Literature as Part of the Cognitive System: Middlemarch
Using Ron Giere's term "cognitive system," I approach George Eliot's Middlemarch and the knowledge problems its text poses. "Cognitive system" refers to the human mind and whatever means it employs or invents to extend its knowledge. Thus, a scientist and her lab and an accountant and his spreadsheet are examples of the cognitive system which allows people to perform cognitive acts which the unaided brain cannot reach.
I hold that Giere's concept applies to literature, and particularly to those texts that depict and attempt to resolve well-defined cognitive problems in a historical context. The constant risk in literature, of course, is that the fictional world may pose just about any solutions it wants whether or not these are tenable in life as we live it. Middlemarch is a literary text that qualifies as part of the cognitive system.
My paper will develop in four stages.
First, I explore the cognitive problems of the characters in the novel. At this level, the novel conveys how people think, how their thinking is limited, and how one person's thinking impinges on another's. One of the issues at the character level is how and why some characters learn about other consciousnesses and viewpoints and some don't. Emotions play a large part in several characters' cognitive economy.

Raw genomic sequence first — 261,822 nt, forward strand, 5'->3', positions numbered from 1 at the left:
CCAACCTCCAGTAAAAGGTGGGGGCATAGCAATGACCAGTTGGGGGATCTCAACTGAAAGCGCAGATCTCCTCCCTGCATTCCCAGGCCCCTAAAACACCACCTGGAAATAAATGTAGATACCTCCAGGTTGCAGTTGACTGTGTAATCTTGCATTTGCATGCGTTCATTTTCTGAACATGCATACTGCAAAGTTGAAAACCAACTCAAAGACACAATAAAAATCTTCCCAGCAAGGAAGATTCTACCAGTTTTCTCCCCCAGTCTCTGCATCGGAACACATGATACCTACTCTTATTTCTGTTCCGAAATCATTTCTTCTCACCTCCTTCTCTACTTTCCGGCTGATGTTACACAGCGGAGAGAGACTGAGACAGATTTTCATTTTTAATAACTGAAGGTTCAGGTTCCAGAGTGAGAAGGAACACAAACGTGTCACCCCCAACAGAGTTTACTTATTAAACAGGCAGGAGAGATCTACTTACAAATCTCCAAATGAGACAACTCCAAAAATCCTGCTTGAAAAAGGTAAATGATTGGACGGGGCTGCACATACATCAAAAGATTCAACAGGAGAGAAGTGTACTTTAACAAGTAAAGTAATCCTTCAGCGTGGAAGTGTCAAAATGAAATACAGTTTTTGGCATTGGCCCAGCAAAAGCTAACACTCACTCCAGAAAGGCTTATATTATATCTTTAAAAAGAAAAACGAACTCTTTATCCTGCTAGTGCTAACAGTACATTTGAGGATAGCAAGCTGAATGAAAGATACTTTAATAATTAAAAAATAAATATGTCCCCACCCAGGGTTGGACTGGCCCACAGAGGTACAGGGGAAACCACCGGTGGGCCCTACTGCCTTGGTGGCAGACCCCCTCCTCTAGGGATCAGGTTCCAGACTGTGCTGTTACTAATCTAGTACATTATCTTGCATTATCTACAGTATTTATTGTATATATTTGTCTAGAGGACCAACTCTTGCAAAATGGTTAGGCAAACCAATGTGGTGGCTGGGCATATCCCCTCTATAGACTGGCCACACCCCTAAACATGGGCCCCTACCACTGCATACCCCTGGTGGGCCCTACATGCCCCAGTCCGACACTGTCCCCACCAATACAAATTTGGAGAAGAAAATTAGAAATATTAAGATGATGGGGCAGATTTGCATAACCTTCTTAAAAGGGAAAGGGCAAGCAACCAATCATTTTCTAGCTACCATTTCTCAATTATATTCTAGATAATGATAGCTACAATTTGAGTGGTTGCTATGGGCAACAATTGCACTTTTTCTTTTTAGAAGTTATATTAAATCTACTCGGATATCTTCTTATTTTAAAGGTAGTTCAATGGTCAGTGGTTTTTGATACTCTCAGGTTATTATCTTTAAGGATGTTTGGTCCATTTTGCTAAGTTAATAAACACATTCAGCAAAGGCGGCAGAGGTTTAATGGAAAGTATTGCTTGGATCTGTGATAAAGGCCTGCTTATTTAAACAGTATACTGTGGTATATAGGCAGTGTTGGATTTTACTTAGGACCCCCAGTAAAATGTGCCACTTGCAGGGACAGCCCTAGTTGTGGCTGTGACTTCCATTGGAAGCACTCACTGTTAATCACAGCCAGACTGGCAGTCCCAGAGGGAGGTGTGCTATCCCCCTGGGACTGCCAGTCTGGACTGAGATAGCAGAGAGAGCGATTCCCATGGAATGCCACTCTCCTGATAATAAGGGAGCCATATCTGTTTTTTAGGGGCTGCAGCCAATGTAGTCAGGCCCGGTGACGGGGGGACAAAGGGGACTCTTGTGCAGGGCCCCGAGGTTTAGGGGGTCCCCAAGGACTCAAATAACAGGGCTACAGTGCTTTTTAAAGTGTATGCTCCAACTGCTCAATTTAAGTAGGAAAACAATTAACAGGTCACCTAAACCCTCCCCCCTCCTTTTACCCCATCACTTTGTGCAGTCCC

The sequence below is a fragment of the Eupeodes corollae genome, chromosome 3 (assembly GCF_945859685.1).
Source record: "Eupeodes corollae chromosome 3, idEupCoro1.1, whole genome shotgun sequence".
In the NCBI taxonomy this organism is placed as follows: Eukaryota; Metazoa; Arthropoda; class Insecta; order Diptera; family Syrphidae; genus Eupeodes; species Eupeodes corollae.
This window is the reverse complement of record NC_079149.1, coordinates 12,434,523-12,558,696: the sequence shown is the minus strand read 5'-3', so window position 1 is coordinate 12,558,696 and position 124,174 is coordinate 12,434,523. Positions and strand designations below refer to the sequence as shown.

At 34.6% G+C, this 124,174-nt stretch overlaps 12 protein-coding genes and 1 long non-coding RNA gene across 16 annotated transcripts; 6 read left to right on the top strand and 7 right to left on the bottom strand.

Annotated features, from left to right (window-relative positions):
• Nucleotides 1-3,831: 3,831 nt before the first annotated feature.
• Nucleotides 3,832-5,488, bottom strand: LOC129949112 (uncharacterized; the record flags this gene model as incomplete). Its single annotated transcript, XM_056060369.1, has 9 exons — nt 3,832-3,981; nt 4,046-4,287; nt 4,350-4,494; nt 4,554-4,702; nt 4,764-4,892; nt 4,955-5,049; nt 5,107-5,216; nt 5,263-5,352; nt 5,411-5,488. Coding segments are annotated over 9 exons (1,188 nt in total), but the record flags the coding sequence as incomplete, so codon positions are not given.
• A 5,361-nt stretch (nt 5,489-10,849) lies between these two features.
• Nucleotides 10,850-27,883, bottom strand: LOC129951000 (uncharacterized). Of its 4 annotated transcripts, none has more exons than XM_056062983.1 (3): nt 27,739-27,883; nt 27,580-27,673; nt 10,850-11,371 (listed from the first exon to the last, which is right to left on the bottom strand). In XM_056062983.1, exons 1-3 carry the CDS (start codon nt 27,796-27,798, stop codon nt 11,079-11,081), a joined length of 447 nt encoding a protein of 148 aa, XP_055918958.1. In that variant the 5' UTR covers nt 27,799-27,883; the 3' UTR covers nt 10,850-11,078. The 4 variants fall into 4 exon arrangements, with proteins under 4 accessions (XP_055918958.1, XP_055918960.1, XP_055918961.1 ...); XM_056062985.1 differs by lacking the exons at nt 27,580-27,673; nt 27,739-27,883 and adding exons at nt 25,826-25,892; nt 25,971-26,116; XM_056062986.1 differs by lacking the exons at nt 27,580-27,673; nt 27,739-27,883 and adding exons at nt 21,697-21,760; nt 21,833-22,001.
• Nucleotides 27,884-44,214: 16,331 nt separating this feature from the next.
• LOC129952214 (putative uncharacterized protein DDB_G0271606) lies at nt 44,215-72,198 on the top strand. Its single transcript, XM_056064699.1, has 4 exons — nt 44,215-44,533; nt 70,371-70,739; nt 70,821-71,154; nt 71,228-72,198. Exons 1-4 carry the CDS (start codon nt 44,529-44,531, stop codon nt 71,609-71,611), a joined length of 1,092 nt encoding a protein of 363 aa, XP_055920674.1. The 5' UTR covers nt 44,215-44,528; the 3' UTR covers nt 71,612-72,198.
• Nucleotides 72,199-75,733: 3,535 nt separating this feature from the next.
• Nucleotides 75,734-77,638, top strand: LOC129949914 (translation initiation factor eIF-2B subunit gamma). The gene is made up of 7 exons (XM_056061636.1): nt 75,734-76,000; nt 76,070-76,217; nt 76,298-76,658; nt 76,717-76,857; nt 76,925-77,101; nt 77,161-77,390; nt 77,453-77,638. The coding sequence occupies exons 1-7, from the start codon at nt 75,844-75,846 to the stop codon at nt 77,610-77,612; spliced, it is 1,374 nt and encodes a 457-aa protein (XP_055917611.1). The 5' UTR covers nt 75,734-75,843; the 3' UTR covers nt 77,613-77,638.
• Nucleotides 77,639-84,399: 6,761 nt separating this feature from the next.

Second, I explore the problem of how to grasp cognitive problems generally. That is, I stand back with Eliot's narrator and view characters' cognitive problems from the more inclusive social and cultural framework the narrator conceptualizes by means of scientific images and other models. At this level we observe the narrator and, I think, Eliot mapping multiple and not fully compatible images and models onto a world more complex than any character grasps, or can grasp. For the reader, the mapping of scientific images and network models provides a provisional explanation to be applied back onto characters and projected into the reader's experience.
Third, and here is where the usefulness of the "cognitive system" comes into play, I pinpoint ways in which the problems the novel clarifies can only be resolved by----novels. That is, only novels can provide the kind of knowledge to whose brink it draws us readers. In this light, the novel can be seen as a historical attempt to assimilate what could be grasped of cognition as an individual, social, and cultural phenomenon.
Fourth, I argue against those (especially deconstructive) readings that suggest that Eliot undercuts the possibility of reliable individual and social knowledge. These critics reason that knowledge is so mediated by the imagery and models (microscope, mirror, spoon, web) the narrator uses as to preclude any access to objects, selves, and others. I point out that such readings mistake the verbal interface of such imagery for what we might call the modular interface. A linguistic representation can refer to various sensory and cognitive modes without pretending to totality and finality. Eliot's imagery keeps pointing us in the direction of multiple inputs and modular interfaces. The knowledge she spins, though delicate, is not exhausted in language and is therefore not as vulnerable to linguistic deconstrucion as some critics seem to think. Her linguistic representation is prone to be supplemented, rounded, confirmed, and complicated by cognitive inputs from many domains.
David B. Paxman
Brigham Young University
Maintained by Francis F. Steen, Communication Studies, University of California Los Angeles